# Expressing the infinite sum $1 + 22 + 333 + 4444 + \dotsb$

I would like to express

$$1+22+333+4444+\cdots$$

using $\Sigma$ notation, and have no clue where to start.

After $999999999$, comes 10 $0$s, then 11 $1$s.

• Well, it appears useful to note that a string of, say, k ones can conveniently be expressed as $\frac{10^k-1}{9}$ . Similarly, a string of k i's (for any non-zero digit i) is just $\frac{i(10^k-1)}{9}$.
– lulu
Commented Jul 7, 2015 at 1:37
• It can be concisely expressed using the symbol $\infty$. Commented Jul 7, 2015 at 1:42
• @dalastboss That is not what the question is asking. An expression has a sense and a value. The expressions value is $\infty$, but the question is not what the value is but how to express the sense. If you don't distinguish between these two notions, you are in the uncomfortable position of saying (for example) that the statement $e^{i\pi} = -1$ is trivial, since of course the two sides have the same value. What makes this and similar statements interesting is that the two sides have different senses. This distinction goes back to Gottlob Frege.
– MJD
Commented Jul 7, 2015 at 12:02
• @MJD I believe that was intended as something of a joke, and a rather funny one at that. Commented Jul 7, 2015 at 14:33

The terms of the sequence are

$$a_n =\left(n-10\cdot\left\lfloor\frac{n}{10}\right\rfloor\right)\cdot\frac{10^{n}-1}{9}$$

the sum of your series is $\infty$

$$\sum_{n=1}^{\infty}\left(n-10\cdot\left\lfloor\frac{n}{10}\right\rfloor\right)\cdot\frac{10^{n}-1}{9}$$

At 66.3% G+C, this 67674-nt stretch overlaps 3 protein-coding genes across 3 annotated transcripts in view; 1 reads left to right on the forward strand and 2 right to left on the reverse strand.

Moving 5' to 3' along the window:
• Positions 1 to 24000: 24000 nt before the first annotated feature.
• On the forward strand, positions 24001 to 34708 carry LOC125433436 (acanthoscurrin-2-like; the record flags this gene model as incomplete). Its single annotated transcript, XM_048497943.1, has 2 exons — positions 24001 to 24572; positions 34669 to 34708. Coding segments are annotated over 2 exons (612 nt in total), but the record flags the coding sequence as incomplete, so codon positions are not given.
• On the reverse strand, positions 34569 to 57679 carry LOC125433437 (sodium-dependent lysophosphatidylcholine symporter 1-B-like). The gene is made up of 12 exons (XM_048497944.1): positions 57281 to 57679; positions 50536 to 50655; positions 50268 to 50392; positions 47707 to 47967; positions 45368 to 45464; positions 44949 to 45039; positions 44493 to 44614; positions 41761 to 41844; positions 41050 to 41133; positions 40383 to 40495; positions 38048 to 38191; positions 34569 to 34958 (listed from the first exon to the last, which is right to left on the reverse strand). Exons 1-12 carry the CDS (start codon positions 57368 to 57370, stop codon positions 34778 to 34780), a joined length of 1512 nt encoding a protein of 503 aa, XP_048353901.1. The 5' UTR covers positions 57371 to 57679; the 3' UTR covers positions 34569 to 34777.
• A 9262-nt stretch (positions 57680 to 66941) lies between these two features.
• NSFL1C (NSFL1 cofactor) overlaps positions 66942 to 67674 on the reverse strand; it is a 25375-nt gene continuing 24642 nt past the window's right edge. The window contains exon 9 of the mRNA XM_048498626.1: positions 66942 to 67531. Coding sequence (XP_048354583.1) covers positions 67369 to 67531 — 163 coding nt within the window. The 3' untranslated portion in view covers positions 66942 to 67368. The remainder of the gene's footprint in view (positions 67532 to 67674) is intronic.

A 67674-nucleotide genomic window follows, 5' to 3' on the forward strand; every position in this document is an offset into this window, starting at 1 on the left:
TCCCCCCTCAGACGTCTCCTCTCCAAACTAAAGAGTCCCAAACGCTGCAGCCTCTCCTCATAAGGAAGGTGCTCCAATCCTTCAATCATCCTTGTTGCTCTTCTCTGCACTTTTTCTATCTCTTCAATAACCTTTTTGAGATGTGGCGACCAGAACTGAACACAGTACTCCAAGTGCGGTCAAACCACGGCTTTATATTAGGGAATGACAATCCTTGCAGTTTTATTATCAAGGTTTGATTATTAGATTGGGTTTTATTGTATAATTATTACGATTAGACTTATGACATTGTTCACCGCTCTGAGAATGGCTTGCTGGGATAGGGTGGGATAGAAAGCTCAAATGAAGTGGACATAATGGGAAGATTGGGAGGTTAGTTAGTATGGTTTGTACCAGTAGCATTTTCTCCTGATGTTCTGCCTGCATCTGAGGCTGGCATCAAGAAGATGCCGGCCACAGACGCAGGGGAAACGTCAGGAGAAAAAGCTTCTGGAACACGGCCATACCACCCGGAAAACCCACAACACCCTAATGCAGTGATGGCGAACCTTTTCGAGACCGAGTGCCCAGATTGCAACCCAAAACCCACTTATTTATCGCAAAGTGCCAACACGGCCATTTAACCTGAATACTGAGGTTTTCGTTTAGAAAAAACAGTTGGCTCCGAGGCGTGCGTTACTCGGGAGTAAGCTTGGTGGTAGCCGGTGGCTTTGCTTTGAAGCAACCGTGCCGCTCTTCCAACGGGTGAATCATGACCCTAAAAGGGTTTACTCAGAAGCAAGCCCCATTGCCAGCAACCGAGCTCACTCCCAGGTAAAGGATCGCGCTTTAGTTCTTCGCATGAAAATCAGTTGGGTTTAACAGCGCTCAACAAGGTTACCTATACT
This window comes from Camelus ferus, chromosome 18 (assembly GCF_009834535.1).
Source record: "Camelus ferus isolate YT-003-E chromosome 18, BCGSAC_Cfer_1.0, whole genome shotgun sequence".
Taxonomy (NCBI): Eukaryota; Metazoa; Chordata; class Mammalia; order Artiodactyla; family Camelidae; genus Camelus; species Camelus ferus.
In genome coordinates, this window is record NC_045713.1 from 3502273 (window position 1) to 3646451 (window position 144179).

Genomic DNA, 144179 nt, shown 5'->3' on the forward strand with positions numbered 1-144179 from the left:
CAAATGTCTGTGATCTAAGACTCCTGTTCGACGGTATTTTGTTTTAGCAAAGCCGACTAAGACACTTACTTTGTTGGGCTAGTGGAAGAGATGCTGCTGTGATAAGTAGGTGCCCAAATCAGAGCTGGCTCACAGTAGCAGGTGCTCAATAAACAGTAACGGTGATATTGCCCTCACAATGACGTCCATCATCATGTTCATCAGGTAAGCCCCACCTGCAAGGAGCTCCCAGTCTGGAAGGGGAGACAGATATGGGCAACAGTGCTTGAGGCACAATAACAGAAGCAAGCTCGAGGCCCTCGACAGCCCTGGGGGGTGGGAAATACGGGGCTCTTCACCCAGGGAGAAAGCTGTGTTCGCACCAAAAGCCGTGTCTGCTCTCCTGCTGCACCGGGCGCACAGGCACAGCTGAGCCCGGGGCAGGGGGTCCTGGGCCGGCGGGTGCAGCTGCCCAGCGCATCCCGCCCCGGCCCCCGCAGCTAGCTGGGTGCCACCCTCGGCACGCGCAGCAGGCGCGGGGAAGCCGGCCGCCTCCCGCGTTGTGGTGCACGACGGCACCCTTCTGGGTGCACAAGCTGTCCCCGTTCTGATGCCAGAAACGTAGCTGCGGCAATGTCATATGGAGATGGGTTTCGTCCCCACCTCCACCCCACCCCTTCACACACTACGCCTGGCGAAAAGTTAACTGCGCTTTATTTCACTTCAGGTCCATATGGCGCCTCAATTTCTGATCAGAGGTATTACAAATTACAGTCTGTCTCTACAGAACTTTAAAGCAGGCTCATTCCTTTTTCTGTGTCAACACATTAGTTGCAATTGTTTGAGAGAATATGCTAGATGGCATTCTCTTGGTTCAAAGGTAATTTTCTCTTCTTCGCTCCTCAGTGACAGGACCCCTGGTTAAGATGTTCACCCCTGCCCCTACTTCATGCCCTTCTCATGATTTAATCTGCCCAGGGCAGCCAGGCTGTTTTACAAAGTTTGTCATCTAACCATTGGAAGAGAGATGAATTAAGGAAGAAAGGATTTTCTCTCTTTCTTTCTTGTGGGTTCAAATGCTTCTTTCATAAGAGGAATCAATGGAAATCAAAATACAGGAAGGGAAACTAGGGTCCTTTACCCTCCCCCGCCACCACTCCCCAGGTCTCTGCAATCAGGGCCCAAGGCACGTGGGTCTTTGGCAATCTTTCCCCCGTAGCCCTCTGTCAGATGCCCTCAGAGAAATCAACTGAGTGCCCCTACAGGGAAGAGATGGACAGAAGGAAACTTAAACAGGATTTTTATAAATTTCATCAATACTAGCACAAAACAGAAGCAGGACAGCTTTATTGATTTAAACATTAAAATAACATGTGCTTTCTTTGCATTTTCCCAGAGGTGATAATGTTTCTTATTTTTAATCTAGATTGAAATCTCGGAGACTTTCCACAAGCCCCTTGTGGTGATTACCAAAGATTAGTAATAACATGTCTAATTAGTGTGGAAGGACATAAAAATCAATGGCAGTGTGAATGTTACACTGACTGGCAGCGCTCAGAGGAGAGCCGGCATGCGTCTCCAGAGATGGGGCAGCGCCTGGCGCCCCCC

Considering $$4444 = 4*10^{3} + 4*10^{2} + 4*10^{1} + 4*10^{0}$$

I think a double sum and modulo is a lot more intuitive: $$\sum_{n=1}^{\infty}\sum_{m=1}^{n}(n \text{ mod } 10)*10^{m-1}$$

I've derived the formula that gives the sum of the series for $$n$$ terms. For example the series:

$$1 + 22 + 333 + 4444,$$ has four terms.

Let $$n$$ be the number of terms. Let $$S_n$$ be the sum of the $$n$$ terms. Then

$$S_n = \frac{1}{1458}\left((18n-2)10^{n+1} -81n^2 -81n + 20 \right)$$

– DDS
Commented Jan 15, 2021 at 2:16
• I will provide my derivation tonight or tomorrow. Is there a way to attach a text document to this comment? Commented Jan 15, 2021 at 19:54
• There is a limit to the number of characters that a comment will take; perhaps you might add it as an edit to your answer? Many thanks.
– DDS
Commented Jan 15, 2021 at 21:39
• I started by realizing the following: Sn = S{n-1} + n(1 + 10 + 100 +...+10^(n-1)) where S{n-1} is the sum up to the (n-1)th term S{n-1} = S{n-2} + (n-1)(1 + 10 + 100 + ... + 10^(n-2)) So Sn = S{n-2} + (n-1)(1 + 10 + 100 + ... + 10^(n-2)) + n(1 + 10 + 100 +...+10^(n-1)) Also, 1 + 10 + 100 +...+10^n = (10^(n+1) - 1)/9 So Sn = S{n-2} + (n-1)[(10^(n-1) - 1)/9] + n[(10^n - 1)/9] I kept substituting these S{n-k} equivalencies for S{n-k-1} until I got to S1 = 1 I ended up with the following series: Commented Jan 16, 2021 at 21:48
• Sn = n[(10^n - 1)/9] + (n-1)[(10^(n-1) - 1)/9] + (n-2)[(10^(n-2) - 1)/9] +...+ (n-k)[(10^(n-k) - 1)/9] +...+ 1 This is expressed as Sum( (n-k)[(10^(n-k) - 1)/9] ) k = 0 to n-1 In the above summation n is a constant term and k is the variable over which the summation is performed. So Sn = Sum( (n)[(10^(n-k) - 1)/9] - (k)[(10^(n-k) - 1)/9] ) k = 0 to n-1 Commented Jan 16, 2021 at 21:48